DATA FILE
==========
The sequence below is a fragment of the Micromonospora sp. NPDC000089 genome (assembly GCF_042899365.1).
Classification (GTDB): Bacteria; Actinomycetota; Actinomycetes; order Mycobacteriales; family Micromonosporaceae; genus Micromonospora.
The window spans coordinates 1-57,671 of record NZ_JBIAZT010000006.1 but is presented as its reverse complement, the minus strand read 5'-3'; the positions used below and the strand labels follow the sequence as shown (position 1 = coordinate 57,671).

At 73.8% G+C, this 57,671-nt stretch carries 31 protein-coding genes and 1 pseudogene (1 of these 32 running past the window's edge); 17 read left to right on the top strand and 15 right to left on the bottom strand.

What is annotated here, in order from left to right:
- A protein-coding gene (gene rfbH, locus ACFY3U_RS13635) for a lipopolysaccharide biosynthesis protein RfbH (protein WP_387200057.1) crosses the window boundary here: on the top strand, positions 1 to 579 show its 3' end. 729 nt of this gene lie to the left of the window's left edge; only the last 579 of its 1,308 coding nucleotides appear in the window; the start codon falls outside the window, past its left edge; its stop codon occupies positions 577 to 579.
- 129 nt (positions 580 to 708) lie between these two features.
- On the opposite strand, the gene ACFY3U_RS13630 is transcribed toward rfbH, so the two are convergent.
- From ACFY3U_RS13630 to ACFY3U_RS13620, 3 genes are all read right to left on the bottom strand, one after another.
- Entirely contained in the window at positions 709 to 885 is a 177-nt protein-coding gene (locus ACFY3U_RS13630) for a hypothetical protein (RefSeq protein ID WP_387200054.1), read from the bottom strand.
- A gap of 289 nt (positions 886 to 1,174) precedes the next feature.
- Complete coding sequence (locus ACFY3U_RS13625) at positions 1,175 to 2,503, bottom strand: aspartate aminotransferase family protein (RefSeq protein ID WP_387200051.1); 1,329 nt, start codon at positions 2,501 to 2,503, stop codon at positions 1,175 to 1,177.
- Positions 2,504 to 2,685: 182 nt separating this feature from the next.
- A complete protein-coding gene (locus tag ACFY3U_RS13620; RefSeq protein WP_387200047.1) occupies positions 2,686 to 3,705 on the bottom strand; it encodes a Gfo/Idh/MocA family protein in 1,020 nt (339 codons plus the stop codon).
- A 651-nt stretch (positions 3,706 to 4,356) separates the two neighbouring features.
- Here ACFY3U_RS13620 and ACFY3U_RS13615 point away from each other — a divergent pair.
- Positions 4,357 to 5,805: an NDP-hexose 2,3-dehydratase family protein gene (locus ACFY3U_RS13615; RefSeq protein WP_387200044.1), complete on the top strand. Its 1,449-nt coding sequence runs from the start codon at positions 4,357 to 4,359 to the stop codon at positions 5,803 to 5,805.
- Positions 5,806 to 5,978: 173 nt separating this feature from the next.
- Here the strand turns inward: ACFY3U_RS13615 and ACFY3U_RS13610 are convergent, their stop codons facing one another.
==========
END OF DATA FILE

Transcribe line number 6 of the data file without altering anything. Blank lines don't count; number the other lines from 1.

- A protein-coding gene (gene rfbH, locus ACFY3U_RS13635) for a lipopolysaccharide biosynthesis protein RfbH (protein WP_387200057.1) crosses the window boundary here: on the top strand, positions 1 to 579 show its 3' end. 729 nt of this gene lie to the left of the window's left edge; only the last 579 of its 1,308 coding nucleotides appear in the window; the start codon falls outside the window, past its left edge; its stop codon occupies positions 577 to 579.